Kidney Disease Screenings: What You Need to Know

They’re not just in your back—they’ve got your back.

That’s one way to think about your kidneys, the fist-sized, bean-shaped organs that are silently at work filtering waste and excess water out of your blood 24/7. (The waste is then released as urine.) The kidneys’ other life-supporting duties include maintaining a healthy balance of certain chemicals, such as potassium and sodium.

How often, if ever, have you discussed the health of your kidneys with your primary care doctor? We thought so…  It happens that March 10 is World Kidney Day, a good time to raise your awareness and learn more about kidney health.

While people with kidney disease are living longer and have better treatment options, screening for kidney disease—even among people with risk factors—remains low, as does awareness about life-threatening kidney conditions, according to the from the U.S. Renal Data System’s annual report.

‘Some Have a Higher Risk Than Others’

“Anyone can get kidney disease at any time, but some have a higher risk than others,” says Deepa Sharma, D.O., a family medicine physician with Baptist Health Primary Care in Coral Gables. “We want to have early detection.”

Determining your risk and whether you should be screened with a simple urine and blood test as part of your routine checkup is something to discuss with your doctor, Dr. Sharma says. Risk factors include a family history of kidney disease, high blood pressure, diabetes and age. As people get older, their risk for kidney disease increases.

“If you are at risk or over age 60, you should be screened,” Dr. Sharma says. “We do two simple tests in the primary care setting.”

A urine test looks for protein. “Protein should be in the blood, not in the urine. If protein is detected, it means the filters aren’t working as they should and it could be an early sign of kidney disease,” Dr. Sharma explains.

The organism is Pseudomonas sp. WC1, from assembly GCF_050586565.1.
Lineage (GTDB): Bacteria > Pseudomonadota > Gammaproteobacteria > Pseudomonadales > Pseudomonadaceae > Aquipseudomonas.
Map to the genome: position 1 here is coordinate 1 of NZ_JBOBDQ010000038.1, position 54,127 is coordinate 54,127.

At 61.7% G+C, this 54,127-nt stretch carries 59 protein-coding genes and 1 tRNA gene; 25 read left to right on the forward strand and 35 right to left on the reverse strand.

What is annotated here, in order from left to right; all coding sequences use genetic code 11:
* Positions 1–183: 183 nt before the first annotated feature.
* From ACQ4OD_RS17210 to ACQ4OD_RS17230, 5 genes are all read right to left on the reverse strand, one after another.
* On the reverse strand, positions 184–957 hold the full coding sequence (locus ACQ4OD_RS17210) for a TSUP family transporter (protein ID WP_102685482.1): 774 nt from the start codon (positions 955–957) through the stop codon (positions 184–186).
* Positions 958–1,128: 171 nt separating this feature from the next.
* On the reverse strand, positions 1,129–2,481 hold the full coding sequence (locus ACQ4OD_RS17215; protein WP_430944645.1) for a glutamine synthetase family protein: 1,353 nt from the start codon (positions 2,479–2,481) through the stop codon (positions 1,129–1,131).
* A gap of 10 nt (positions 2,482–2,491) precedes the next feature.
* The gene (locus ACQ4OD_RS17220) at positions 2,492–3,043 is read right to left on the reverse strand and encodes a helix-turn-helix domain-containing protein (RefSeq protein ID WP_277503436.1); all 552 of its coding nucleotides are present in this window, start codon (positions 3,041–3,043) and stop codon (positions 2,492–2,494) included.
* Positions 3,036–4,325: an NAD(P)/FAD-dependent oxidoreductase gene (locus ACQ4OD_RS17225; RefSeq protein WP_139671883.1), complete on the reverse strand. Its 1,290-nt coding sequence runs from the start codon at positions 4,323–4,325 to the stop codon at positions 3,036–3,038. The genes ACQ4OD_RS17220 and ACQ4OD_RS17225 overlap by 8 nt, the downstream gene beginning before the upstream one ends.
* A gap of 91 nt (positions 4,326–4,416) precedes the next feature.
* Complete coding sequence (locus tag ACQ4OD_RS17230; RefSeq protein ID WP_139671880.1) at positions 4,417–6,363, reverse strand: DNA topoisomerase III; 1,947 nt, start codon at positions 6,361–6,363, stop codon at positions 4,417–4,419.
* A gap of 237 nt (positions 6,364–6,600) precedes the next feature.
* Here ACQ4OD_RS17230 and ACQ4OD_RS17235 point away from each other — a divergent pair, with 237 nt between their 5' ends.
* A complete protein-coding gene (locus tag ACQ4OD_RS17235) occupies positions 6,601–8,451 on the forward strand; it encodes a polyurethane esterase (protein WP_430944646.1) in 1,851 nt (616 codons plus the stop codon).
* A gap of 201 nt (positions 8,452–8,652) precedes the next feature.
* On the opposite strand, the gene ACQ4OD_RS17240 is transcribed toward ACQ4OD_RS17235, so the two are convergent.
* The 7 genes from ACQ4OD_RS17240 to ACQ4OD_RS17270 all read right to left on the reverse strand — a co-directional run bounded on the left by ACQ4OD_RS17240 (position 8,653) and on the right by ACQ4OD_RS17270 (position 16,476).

The other way a primary care doctor screens for kidney health is with a blood test for creatinine levels. Creatinine is a waste product from muscle metabolism that the kidneys filter from the blood. “If the kidneys are damaged, it’s hard for them to take creatinine out of the blood,” she says.

An estimation of the kidney’s glomerular filtration rate, or GFR, can be made using the blood creatinine level with a formula that includes age, weight, race and gender. “GFR tells us how well your kidneys are functioning,” Dr. Sharma says.


Referral to a Nephrologist (Kidney Specialist)

If blood and urine tests suggest abnormal kidney function, Dr. Sharma refers her patient to a nephrologist, or kidney specialist. “We try to aim for early intervention so we can optimize the patient’s kidney health, and general health, and start treatment earlier rather than later.”

She says the best way for people to stay on top of their kidney health is to be familiar with their other routine screenings, including blood pressure, blood sugar and cholesterol.

“The most important thing we can promote is for our patients to know their numbers,” she says.

People with high blood pressure and high blood sugar may have cardiovascular disease and diabetes, both of which can damage the kidneys. “The kidneys are made up of blood vessels; any diseases that damage blood vessels [such as high blood pressure and diabetes] are going to damage the kidneys,” Dr. Sharma explains. “So we want to make sure we’re watching out for those risk factors.”

Medications, Supplements Can Affect Kidneys

Another thing to keep in mind is that common medications and supplements can affect the kidneys. For example, over-the-counter pain medicine such as ibuprofen and aspirin should not be taken if kidney function is not normal, Dr. Sharma says.

“Patients should make sure they bring a list of all the medications and supplements they’re taking for their doctor to review to see if any of them can affect their kidneys,” she says.

To keep your kidneys healthy, Dr. Sharma suggests following good lifestyle habits, including drinking about eight cups of water daily, eating a balanced and healthy diet, and getting regular exercise.

For more information about kidney health, including healthy recipes, patient and family resources, prevention and advocacy, visit the National Kidney Foundation website.

Healthcare that Cares

With internationally renowned centers of excellence, 12 hospitals, more than 27,000 employees, 4,000 physicians and 200 outpatient centers, urgent care facilities and physician practices spanning across Miami-Dade, Monroe, Broward and Palm Beach counties, Baptist Health is an anchor institution of the South Florida communities we serve.

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